Judicial Watch • U.S. Frees 36,007 Illegal Aliens With Serious Criminal Convictions

U.S. Frees 36,007 Illegal Aliens With Serious Criminal Convictions

U.S. Frees 36,007 Illegal Aliens With Serious Criminal Convictions

MAY 13, 2014

Besides implementing a flagrant amnesty plan that defies Congress and the rule of law, the Obama administration freed tens of thousands of illegal immigrants convicted of violent and serious crimes last year, according to the government’s own records.

The crimes committed by illegal aliens released from federal custody include homicide, sexual assault, theft, kidnapping and alcohol-related driving convictions. In all, Immigration and Customs Enforcement (ICE) freed 36,007 aliens convicted of 88,000 crimes from detention centers throughout the United States, according the breathtaking agency records, which were obtained this month by a nonpartisan research center dedicated to studying immigration issues.

The Washington D.C.-based group, Center for Immigration Studies (CIS), published a chart with a breakdown of the crimes committed by the illegal aliens who now roam freely in unsuspecting U.S. neighborhoods. Of interesting note is that the majority of the releases from ICE custody were discretionary, CIS found, which means they weren’t required by law. In some instances the releases were actually contrary to law and local illegal immigrant sanctuary policies did not play a role in the vast majority. This indicates that it’s part of the Obama administration’s broader amnesty policy, which has favored letting illegal aliens live outside detention centers while their cases get resolved.

Let’s take a look at the breakdown of crimes committed by this latest batch of freed illegal aliens. The records show that more than 16,000 were convicted of driving under the influence of drugs or alcohol. Over 9,000 had dangerous drug convictions, 1,075 were convicted of aggravated assault, 426 of sexual assault and 193 of homicide. Additionally, the records show that 1,160 of the freed illegal immigrants had stolen vehicle convictions, 303 kidnapping convictions and 303 flight escape convictions.

Thousands of others were convicted of lesser crimes that are nevertheless serious enough to merit detention if you’re already in the country illegally. Those offenses include extortion, embezzlement, arson, domestic violence, property crimes, larceny, burglary, intimidation, obstructing police, weapon offenses, forgery, obstructing the judiciary and a variety of fraud. Those who take the time to read the entire list may find it difficult to imagine that the government would even consider freeing these offenders.

Incredibly, it’s not the first time this happens. The feds previously released 68,000 different criminal aliens encountered by ICE officers in jails that were let go instead of processed for deportation, according to records obtained by CIS. This latest batch of 36,007 is a group of aliens who were being processed for removal and were freed while awaiting the final disposition of their cases. Despite their serious criminal convictions, they were released by means of bond, order of recognizance, order of supervision, parole or alternative detention such as an ankle bracelet.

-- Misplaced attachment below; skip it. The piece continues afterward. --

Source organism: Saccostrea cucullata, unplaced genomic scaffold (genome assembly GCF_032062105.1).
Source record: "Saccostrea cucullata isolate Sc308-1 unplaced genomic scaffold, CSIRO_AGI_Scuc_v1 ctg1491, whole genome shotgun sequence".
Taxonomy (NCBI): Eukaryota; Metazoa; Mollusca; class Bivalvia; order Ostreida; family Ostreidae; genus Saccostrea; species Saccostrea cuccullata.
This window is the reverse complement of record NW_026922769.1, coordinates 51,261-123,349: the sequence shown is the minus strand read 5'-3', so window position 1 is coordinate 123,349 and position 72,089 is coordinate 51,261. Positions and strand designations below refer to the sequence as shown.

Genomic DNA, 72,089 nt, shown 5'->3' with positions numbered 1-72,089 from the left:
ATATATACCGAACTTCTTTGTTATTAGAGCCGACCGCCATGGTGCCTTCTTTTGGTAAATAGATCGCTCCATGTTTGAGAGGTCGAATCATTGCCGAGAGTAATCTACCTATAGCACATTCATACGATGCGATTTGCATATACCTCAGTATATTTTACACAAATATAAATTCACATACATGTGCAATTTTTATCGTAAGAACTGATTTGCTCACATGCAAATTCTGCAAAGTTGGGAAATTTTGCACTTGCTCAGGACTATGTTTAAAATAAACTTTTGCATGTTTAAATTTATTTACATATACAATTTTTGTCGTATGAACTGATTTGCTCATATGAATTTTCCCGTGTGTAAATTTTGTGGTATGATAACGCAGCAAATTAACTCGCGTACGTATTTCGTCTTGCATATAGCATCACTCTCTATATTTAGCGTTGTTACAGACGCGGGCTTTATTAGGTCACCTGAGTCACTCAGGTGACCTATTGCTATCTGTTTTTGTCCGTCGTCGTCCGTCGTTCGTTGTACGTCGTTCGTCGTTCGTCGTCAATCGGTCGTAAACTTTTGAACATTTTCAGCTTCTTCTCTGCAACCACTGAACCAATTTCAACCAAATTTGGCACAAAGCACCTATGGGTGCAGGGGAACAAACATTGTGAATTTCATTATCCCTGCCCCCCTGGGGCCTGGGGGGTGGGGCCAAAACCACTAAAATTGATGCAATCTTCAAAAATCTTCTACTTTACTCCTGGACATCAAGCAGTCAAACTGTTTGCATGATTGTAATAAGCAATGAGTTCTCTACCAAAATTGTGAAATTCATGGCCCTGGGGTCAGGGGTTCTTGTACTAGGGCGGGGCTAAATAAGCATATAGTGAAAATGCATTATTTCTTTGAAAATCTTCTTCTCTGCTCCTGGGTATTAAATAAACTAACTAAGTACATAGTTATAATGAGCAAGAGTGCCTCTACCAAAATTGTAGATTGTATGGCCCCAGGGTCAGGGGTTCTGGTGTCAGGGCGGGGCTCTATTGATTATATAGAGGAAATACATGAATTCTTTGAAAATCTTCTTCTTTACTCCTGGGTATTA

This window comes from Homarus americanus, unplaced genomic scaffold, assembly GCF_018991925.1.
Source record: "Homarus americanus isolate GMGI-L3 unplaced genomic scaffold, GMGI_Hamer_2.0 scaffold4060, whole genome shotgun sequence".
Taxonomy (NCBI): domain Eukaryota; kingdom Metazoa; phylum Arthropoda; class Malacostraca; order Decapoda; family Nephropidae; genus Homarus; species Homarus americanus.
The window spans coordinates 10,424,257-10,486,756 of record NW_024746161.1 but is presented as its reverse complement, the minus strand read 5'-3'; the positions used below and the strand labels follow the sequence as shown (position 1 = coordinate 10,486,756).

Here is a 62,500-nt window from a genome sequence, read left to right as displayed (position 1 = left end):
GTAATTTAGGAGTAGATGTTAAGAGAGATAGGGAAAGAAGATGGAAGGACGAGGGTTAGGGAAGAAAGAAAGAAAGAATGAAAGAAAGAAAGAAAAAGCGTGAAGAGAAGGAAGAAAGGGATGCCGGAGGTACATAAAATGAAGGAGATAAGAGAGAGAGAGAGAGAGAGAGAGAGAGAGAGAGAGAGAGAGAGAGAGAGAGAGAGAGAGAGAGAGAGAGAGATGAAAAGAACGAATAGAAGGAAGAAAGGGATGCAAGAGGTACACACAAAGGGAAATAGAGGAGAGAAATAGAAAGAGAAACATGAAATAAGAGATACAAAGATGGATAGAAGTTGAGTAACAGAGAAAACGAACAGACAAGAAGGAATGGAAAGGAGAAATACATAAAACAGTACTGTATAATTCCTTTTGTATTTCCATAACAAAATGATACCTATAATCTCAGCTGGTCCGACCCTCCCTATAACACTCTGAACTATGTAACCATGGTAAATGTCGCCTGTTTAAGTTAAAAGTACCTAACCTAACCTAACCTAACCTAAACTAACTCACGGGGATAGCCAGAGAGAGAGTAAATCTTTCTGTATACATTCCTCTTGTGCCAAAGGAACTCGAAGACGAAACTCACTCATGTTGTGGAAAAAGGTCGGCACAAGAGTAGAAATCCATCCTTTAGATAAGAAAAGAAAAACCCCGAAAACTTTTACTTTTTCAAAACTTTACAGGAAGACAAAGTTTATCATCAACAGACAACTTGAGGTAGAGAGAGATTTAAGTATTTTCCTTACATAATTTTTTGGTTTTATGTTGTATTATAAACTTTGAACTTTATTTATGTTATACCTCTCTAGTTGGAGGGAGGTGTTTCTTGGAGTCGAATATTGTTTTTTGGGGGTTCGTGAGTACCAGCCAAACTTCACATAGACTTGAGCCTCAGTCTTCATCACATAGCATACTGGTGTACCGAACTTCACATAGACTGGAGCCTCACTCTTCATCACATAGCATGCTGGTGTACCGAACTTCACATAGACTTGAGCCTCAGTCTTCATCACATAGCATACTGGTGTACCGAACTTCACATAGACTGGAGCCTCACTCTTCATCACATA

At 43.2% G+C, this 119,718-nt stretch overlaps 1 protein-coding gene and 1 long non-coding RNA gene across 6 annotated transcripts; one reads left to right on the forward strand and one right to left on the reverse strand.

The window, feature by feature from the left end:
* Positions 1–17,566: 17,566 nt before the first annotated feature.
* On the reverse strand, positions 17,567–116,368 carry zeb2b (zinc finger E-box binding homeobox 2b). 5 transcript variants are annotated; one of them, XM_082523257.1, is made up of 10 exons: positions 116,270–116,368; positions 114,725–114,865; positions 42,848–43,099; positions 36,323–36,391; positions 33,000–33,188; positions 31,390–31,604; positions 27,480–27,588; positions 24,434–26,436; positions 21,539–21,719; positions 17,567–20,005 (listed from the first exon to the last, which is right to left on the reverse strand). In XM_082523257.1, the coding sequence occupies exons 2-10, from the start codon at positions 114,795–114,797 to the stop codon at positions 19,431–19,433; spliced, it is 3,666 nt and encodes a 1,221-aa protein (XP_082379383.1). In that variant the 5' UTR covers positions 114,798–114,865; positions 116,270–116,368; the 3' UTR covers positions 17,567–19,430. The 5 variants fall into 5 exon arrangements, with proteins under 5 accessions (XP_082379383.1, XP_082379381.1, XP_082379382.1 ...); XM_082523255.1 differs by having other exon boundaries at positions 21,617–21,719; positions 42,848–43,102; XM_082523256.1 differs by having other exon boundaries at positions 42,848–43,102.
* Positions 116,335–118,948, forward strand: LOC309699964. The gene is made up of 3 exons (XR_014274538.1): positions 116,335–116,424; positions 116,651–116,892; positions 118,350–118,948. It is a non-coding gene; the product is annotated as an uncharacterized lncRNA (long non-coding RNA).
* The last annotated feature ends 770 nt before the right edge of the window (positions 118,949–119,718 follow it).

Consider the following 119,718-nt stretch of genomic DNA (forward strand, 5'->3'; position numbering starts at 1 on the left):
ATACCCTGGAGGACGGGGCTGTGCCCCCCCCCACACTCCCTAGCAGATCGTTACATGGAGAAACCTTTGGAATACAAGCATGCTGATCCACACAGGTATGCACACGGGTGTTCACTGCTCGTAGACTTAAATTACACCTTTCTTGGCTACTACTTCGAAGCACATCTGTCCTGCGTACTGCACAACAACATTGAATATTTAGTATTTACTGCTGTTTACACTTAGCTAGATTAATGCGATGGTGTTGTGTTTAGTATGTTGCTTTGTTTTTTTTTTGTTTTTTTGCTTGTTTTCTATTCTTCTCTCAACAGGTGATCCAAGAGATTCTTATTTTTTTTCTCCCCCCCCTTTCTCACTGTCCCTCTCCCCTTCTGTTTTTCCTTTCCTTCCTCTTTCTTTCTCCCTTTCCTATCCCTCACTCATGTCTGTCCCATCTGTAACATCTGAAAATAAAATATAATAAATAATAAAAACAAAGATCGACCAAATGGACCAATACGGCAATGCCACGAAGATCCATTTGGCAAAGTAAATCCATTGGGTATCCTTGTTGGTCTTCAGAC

“The document raises questions about the Obama administration’s management of enforcement resources, as well as its enforcement plans and priorities,” CIS logically concludes. As examples, the group offers a recent ICE directive (prosecutorial discretion) and policy (Deferred Action for Childhood Arrivals) which make broad categories of illegal immigrants immune to enforcement. “These policies have forced ICE officers in the field to avoid or cease deportation action in thousands of cases, even in cases of aliens charged with or convicted of crimes,” CIS reveals.

This is hardly the first time that the government rewards illegal immigrants with serious criminal records. Last summer Judicial Watch reported that legislation crafted by the bipartisan Gang of Eight in the U.S. Senate would grant amnesty to illegal aliens with drunk-driving, domestic violence, aggravated assault and child abuse convictions. In its report JW noted that groups that would normally be vocal on these sorts of issues remained silent. As an example we offered the nation’s largest organization working to stop drunk driving and support victims of the violent crime—Mothers Against Drunk Driving (MADD)—which refused to criticize the proposed law even though it will essentially reward those convicted of driving dunk. Through a spokeswoman, MADD said it “doesn’t get involved in immigration matters.”

 

 

 

 

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